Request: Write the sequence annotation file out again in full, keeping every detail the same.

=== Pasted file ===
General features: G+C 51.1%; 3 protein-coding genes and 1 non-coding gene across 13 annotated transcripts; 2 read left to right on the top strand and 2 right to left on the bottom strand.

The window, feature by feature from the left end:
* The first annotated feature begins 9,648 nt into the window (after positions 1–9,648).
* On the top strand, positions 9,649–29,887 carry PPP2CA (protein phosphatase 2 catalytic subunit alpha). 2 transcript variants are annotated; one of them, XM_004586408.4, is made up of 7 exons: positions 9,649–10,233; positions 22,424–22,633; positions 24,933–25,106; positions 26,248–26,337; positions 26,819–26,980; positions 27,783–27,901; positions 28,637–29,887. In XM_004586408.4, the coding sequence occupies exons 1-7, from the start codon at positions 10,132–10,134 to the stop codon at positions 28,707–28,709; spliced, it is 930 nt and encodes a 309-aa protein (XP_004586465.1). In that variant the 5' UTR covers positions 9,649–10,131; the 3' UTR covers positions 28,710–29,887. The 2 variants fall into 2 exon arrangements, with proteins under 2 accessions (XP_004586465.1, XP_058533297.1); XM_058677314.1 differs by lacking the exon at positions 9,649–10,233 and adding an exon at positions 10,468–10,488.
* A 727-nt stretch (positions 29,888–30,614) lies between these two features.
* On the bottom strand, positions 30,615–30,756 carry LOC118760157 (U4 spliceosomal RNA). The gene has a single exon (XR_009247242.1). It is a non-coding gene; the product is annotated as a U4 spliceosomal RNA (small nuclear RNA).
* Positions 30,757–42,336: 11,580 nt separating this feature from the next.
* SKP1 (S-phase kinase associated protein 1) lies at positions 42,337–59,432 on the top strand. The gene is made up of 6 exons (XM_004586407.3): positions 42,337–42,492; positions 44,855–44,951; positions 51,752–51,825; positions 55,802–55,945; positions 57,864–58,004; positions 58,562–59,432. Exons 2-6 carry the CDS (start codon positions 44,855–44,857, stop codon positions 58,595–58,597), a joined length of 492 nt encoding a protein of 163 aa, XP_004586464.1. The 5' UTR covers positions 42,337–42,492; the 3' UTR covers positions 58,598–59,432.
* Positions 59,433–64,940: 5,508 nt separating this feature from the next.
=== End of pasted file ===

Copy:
General features: G+C 51.1%; 3 protein-coding genes and 1 non-coding gene across 13 annotated transcripts; 2 read left to right on the top strand and 2 right to left on the bottom strand.

The window, feature by feature from the left end:
* The first annotated feature begins 9,648 nt into the window (after positions 1–9,648).
* On the top strand, positions 9,649–29,887 carry PPP2CA (protein phosphatase 2 catalytic subunit alpha). 2 transcript variants are annotated; one of them, XM_004586408.4, is made up of 7 exons: positions 9,649–10,233; positions 22,424–22,633; positions 24,933–25,106; positions 26,248–26,337; positions 26,819–26,980; positions 27,783–27,901; positions 28,637–29,887. In XM_004586408.4, the coding sequence occupies exons 1-7, from the start codon at positions 10,132–10,134 to the stop codon at positions 28,707–28,709; spliced, it is 930 nt and encodes a 309-aa protein (XP_004586465.1). In that variant the 5' UTR covers positions 9,649–10,131; the 3' UTR covers positions 28,710–29,887. The 2 variants fall into 2 exon arrangements, with proteins under 2 accessions (XP_004586465.1, XP_058533297.1); XM_058677314.1 differs by lacking the exon at positions 9,649–10,233 and adding an exon at positions 10,468–10,488.
* A 727-nt stretch (positions 29,888–30,614) lies between these two features.
* On the bottom strand, positions 30,615–30,756 carry LOC118760157 (U4 spliceosomal RNA). The gene has a single exon (XR_009247242.1). It is a non-coding gene; the product is annotated as a U4 spliceosomal RNA (small nuclear RNA).
* Positions 30,757–42,336: 11,580 nt separating this feature from the next.
* SKP1 (S-phase kinase associated protein 1) lies at positions 42,337–59,432 on the top strand. The gene is made up of 6 exons (XM_004586407.3): positions 42,337–42,492; positions 44,855–44,951; positions 51,752–51,825; positions 55,802–55,945; positions 57,864–58,004; positions 58,562–59,432. Exons 2-6 carry the CDS (start codon positions 44,855–44,857, stop codon positions 58,595–58,597), a joined length of 492 nt encoding a protein of 163 aa, XP_004586464.1. The 5' UTR covers positions 42,337–42,492; the 3' UTR covers positions 58,598–59,432.
* Positions 59,433–64,940: 5,508 nt separating this feature from the next.